• Kyodo News


The latest film adapted from the works of manga artist Rieko Saibara, whose positive attitude toward life’s difficulties has won legions of fans, will open Saturday in theaters nationwide.

The fifth feature film based on her manga is “Mainichi Kasan” (“Everyday Mom”), a humorous yet touching depiction of Saibara’s own struggles in life — being a mother of two and the wife of an alcoholic, getting divorced and then taking her dying ex-husband back into her home as he battles cancer.

The original manga series has sold more than a million copies and was made into a weekly animated TV series still on the air.

“Her works make us feel that life may be only 10 percent happy things, but even the unwelcome things and struggles, which are 90 percent of it, make life so wonderful,” said Shotaro Kobayashi, director of the film starring Kyoko Koizumi and Masatoshi Nagase.

The 46-year-old cartoonist attributes the successful transition of her works into film to the current economic situation.

“Because of the recession, the stories give people more comfort compared with bigger productions or stories about being rich,” she said.

Her daughter cried throughout while watching the movie version of “Mainichi Kasan” because it made her remember the death of her father, Saibara said.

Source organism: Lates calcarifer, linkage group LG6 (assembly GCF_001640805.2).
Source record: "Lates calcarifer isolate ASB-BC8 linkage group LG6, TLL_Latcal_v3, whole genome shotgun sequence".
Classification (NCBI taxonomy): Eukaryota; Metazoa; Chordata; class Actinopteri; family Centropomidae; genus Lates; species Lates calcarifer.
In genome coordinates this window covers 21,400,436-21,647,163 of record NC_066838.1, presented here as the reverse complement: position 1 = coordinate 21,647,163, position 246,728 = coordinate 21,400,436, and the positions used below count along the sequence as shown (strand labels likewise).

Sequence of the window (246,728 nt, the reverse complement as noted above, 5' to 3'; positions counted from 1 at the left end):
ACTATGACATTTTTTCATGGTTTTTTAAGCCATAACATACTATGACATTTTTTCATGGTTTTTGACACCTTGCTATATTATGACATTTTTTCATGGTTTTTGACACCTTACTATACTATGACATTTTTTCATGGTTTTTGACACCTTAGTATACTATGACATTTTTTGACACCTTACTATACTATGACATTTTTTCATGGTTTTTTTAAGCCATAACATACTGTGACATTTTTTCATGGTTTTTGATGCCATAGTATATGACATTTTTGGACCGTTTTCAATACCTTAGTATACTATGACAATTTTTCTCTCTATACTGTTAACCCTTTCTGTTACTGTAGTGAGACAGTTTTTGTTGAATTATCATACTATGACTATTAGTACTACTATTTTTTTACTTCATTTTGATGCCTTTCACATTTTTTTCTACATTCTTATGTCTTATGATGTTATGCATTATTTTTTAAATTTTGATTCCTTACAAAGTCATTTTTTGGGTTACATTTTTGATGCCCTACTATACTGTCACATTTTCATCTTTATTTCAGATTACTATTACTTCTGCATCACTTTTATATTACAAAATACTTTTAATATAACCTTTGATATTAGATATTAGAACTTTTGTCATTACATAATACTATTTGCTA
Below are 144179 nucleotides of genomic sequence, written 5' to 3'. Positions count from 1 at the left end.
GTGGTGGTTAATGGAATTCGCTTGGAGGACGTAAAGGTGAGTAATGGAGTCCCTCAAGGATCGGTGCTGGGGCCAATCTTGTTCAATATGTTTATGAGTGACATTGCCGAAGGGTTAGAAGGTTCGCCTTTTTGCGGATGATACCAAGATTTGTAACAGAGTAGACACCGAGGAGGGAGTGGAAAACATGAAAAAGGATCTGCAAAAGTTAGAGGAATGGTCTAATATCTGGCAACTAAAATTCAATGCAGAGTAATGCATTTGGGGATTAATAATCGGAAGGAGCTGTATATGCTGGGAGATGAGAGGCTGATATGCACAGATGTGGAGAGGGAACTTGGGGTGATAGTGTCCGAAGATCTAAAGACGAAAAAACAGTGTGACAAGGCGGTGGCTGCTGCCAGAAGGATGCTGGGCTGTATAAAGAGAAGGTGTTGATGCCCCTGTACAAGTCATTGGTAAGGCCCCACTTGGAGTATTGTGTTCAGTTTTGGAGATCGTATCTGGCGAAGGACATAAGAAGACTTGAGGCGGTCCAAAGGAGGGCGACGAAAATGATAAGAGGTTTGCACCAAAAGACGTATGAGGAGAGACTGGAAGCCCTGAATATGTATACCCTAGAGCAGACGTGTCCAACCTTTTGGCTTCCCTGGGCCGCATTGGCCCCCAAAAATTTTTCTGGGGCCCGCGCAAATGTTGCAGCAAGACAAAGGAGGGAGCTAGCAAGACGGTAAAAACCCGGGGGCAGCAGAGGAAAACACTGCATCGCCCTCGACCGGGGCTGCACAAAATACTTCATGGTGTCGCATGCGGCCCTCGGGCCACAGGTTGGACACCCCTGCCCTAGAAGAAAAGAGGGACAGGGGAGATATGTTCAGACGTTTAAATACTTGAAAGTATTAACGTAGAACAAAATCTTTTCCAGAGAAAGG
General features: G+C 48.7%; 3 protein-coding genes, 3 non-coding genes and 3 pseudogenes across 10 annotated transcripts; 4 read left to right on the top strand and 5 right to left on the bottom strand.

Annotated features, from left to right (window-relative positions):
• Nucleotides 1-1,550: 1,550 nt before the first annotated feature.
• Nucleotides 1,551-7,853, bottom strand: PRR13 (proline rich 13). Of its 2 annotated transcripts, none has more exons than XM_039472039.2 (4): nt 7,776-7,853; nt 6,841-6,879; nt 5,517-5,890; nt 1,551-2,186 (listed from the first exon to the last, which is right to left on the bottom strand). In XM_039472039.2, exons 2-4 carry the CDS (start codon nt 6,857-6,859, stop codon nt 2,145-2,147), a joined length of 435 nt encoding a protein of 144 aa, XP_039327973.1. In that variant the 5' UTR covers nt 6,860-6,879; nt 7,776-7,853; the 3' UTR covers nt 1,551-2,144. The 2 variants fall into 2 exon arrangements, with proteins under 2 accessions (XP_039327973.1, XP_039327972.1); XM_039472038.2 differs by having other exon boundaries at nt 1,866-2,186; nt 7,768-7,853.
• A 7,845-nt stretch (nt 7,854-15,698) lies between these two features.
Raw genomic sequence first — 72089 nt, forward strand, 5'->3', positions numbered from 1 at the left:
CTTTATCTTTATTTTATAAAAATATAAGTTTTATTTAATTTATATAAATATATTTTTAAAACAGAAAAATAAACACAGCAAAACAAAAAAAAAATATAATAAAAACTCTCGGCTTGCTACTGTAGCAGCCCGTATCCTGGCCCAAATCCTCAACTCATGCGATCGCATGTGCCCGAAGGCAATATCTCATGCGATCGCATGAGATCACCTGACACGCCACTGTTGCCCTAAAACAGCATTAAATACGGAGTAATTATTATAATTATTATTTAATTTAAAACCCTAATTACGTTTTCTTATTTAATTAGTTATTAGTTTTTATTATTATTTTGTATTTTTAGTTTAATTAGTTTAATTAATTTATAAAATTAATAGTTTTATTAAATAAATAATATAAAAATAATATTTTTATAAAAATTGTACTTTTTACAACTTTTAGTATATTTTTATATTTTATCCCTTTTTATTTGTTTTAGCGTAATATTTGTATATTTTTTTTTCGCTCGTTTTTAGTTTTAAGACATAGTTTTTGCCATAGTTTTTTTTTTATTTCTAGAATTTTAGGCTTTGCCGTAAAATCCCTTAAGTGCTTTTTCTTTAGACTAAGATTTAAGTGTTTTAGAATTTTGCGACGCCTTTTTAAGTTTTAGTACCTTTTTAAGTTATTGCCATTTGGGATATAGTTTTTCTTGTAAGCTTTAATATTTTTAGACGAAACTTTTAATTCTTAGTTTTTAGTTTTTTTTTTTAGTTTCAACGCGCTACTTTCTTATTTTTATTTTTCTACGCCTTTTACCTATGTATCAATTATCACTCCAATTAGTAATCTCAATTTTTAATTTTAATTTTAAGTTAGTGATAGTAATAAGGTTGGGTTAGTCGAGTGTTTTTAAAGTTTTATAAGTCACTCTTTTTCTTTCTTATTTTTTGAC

For her family, seeing the film was like “reopening the coffin” of her ex-husband, Saibara said, but she now feels good about this chapter of her life.

“Around the world, women are preparing meals, raising children and surviving their husbands. Life is fun because of a variety of things it contains,” she said.

Last year, Saibara’s “Permanent Nobara,” about a single mother who returns to her hometown in the country to work at her mother’s beauty parlor, was adapted into a feature film starring the popular actress Miho Kanno.

“Yoiga Sametara Uchini Kaero” (“Wandering Home”), now playing in theaters, is based on the autobiography by her late ex-husband, photographer Yutaka Kamoshida.

In a time of both misinformation and too much information, quality journalism is more crucial than ever.
By subscribing, you can help us get the story right.